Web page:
As of May 2015, Zidisha has financed $3.4 million in loans to 12,225 borrowers. Zidisha Inc results are distinguished from Zidisha Community. The non-profit is not a lender; it carries no loans on its books.
Zidisha's lending process works as follows:
1. A first-time loan applicant creates a profile that describes his or her business and personal details. The applicant's details are independently checked by Zidisha or a Zidisha partner, such as a local credit bureau. If the loan is approved and successfully funded, first-time borrowers are charged roughly $12 (1000 Kenyan Shillings) to cover this cost of processing their application. Upon joining Zidisha, borrowers also make a deposit into a reserve fund that is used to compensate lenders in the event of default. These costs are only paid once and entitle the borrower to raise an unlimited number of consecutive loans through Zidisha. Zidisha used to contract with local partners to perform telephone-based verifications of each new borrower, but around 2012 the organization discontinued this practice due to fraud, corruption and ineffectiveness.
2. Approved applicants post a loan request that describes their life story, the proposed investment, desired loan amount and repayment period. Zidisha's lender participants then have the opportunity to finance all or a portion of the loan at zero interest.
3. If enough lenders commit to lending the designated loan amount before the loan expires, the loan is funded and disbursed to the borrower; otherwise, it's expired, lenders are refunded and the borrower may try again with a new application.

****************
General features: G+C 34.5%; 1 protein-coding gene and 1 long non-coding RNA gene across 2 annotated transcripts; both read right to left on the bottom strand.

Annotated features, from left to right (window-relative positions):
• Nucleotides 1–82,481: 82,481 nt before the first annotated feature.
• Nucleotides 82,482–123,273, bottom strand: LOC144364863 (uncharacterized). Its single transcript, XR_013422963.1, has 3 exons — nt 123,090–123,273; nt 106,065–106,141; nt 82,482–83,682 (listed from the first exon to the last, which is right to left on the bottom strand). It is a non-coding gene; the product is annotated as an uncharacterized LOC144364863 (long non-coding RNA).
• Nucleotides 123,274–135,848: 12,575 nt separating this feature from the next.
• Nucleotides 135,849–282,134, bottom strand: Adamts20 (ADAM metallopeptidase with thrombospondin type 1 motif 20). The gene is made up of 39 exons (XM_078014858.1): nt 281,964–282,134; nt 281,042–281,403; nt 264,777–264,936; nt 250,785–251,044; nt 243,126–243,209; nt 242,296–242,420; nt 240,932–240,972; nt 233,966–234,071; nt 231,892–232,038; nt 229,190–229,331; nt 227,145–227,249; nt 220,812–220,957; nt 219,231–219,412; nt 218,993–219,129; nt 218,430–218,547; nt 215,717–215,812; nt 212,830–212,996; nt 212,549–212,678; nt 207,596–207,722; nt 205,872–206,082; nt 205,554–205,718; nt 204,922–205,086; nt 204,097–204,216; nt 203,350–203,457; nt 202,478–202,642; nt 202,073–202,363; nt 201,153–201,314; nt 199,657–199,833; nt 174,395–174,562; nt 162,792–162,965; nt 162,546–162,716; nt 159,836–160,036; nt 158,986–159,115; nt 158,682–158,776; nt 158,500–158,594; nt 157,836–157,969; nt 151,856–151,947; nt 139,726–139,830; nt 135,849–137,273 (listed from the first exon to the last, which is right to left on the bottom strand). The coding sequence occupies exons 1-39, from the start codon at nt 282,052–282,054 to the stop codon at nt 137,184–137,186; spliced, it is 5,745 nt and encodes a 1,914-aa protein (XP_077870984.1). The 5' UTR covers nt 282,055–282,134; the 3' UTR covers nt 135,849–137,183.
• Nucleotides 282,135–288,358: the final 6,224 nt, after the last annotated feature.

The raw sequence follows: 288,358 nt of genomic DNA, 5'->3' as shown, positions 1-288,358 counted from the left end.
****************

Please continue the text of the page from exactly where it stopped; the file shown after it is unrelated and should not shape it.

4. For successfully funded loans, 100% of lenders' accepted bids are disbursed to the borrower. Loan values are fixed in local currency, using the exchange rate effective at the time the loan is disbursed. Because loan values are fixed in local currency, lenders bear the risk of any currency exchange rate fluctuations.
1. The borrower is obligated to repay principal and interest according to the schedule proposed in the loan application (usually in weekly installments). Each time the borrower makes a repayment installment, lenders' shares of principal repayment are credited to their accounts on the Zidisha website.
2. Zidisha borrowers are allowed to adjust their weekly installment amount upward or downward an unlimited number of times, as long as a single payment has been made since the last adjustment. Prior to November 11, 2013, borrowers had been allowed to ask for a grace period of 1–2 months on a loan, "during which time no payments would be due, but after which monthly installments would resume in the same amounts as before." After November 11, 2013, borrowers were no longer allowed to add a grace period, but continued to be allowed to raise or lower the amount of money due each week.